During the summer, garages can quickly overheat due to limited airflow.
We will discuss ways to cool down your garage and make it as comfortable as possible to enjoy throughout the hotter temperatures.
Open the overhead door
By fully or slightly opening the garage overhead door you can maximise airflow into the garage. Adding a fan will also create a gentle breeze.
Install garage shelving such as those at garage-shelving.co.uk to ensure no belongings obstruct the airflow.
Insulate the ceiling
Insulating the garage ceiling is an effective way to cool the room, and even works well in the rest of the house and according to recent statistics around 3.9 million garages have been converted into living spaces in the last 20 years.
Wall insulation helps stave off the summer heat in the garage whilst also guarding from the winter cold. While wall insulation is not required to be covered, panelling such as wallboard should be installed to enclose the material. This will prevent children or pets tearing anything out.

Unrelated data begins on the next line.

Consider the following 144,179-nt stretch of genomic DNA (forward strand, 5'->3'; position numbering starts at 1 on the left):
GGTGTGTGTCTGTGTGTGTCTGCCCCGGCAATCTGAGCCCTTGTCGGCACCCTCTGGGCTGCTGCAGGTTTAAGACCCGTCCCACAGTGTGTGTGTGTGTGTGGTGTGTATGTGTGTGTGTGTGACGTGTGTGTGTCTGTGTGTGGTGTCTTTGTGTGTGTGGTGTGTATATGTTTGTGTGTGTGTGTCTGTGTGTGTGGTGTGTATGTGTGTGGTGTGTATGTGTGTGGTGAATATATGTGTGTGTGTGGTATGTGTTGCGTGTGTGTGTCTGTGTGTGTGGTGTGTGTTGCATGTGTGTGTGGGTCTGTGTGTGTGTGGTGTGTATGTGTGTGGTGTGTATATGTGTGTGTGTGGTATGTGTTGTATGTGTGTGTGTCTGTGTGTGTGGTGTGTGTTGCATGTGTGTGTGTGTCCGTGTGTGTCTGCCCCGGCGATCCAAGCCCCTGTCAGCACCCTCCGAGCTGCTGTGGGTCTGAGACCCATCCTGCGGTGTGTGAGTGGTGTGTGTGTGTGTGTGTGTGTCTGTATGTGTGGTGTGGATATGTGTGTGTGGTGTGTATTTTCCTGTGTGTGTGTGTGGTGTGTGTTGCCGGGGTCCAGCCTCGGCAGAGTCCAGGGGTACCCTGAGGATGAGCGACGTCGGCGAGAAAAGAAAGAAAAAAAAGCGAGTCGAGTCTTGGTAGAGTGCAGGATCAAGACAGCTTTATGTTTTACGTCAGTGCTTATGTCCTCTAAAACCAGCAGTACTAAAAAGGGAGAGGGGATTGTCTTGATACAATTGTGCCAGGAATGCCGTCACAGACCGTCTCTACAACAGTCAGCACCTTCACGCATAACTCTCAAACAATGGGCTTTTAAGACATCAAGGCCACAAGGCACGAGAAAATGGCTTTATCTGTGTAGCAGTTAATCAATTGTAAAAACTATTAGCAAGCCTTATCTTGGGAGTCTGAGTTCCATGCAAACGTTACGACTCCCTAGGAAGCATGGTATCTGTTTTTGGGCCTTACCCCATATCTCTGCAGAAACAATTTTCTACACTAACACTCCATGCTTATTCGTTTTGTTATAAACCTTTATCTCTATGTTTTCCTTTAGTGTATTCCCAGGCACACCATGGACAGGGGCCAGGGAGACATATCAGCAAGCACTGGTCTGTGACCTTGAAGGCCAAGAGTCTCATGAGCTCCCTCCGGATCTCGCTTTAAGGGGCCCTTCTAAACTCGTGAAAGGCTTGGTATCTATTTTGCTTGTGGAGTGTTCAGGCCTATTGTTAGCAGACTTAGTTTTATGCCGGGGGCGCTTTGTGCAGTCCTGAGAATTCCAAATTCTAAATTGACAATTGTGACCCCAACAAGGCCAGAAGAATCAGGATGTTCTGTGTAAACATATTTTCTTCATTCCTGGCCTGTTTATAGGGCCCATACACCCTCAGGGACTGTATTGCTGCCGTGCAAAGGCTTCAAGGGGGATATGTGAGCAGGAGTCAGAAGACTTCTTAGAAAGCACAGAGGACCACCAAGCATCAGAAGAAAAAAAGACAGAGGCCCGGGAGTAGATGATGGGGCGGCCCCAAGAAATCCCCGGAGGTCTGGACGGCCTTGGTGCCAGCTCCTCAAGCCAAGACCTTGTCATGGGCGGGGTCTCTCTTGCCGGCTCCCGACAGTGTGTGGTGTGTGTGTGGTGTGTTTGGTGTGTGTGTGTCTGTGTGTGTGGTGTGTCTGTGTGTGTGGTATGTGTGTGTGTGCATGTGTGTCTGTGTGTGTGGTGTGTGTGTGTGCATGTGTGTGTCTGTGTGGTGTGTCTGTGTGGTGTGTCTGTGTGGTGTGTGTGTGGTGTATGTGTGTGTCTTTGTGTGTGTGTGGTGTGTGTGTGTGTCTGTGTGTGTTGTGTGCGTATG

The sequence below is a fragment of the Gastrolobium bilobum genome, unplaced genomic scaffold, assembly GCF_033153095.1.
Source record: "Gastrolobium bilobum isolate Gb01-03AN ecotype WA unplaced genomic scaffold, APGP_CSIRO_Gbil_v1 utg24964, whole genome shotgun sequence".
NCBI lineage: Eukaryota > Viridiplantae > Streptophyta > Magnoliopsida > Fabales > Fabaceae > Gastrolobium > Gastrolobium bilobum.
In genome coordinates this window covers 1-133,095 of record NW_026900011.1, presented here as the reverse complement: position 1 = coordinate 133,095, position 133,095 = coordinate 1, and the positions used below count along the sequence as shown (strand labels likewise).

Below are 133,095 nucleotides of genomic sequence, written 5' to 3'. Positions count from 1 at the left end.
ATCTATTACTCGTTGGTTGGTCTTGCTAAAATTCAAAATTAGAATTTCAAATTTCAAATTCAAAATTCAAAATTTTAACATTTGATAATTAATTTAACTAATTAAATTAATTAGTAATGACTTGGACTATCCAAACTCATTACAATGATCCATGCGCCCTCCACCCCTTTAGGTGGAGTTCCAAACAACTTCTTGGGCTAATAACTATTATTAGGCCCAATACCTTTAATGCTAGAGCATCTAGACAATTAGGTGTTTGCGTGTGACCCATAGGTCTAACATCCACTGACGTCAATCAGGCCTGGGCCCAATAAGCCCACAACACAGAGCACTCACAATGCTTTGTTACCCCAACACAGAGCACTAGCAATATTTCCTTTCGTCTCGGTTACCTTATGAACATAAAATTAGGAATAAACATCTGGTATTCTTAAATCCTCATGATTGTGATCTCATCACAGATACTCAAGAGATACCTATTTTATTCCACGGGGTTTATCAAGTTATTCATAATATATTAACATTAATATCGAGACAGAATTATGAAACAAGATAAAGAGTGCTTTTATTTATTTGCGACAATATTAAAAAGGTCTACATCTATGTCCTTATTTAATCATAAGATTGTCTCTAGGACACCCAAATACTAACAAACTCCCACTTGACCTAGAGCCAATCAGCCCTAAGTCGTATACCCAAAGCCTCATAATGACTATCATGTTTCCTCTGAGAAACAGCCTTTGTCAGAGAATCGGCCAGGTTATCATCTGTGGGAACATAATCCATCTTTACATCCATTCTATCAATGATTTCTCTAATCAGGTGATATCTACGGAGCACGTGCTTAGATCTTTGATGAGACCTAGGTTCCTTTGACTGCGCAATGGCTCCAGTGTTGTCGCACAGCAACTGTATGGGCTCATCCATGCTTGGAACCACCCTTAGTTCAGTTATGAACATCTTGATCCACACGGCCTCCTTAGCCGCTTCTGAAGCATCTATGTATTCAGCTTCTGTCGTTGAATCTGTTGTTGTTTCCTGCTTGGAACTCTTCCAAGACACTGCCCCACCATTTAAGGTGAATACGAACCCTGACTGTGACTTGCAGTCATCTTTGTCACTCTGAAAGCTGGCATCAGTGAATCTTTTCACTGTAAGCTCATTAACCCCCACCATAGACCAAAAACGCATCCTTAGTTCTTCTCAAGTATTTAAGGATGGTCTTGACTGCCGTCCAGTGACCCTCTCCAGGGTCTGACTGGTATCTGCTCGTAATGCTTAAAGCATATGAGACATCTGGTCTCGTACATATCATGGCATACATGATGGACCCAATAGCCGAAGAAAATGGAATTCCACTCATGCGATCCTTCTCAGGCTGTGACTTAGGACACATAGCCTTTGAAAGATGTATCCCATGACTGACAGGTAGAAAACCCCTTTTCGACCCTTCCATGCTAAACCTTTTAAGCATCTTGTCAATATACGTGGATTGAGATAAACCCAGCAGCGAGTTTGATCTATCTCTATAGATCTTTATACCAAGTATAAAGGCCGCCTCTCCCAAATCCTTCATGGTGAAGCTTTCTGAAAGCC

By attaching adjustable rollaway awnings on any sun-facing sides of your garage, you can create shade during the summer whilst allowing sunlight to enter during the winter.
Planting a deciduous tree in a sunny spot is an inexpensive way of also keeping your garage cool in high temperatures. Aim to plant a tree near the garage which will give shade during the hottest time of the day. During the summer this will provide shade over the garage and during the colder months, the leafless branches will let sunlight through to heat the garage. Hardwood trees such as ash or oak are ideal.
Insulate the overhead door
Insulating your garage’s overhead door is a great way of keeping the garage warm in winter whilst cooling the space during summer. If your door is made of uninsulated metal, add a two-inch layer of stiff insulation to the inside of the panels using contact cement.
If you have the budget, an insulated, sectional door installed overhead is the most heat efficient alternative.
Stationary vents can be installed at the roof to create an exit point for the hot air that is trapped inside the garage.
This ventilation is inexpensive, although not as effective as mechanical exhaust systems.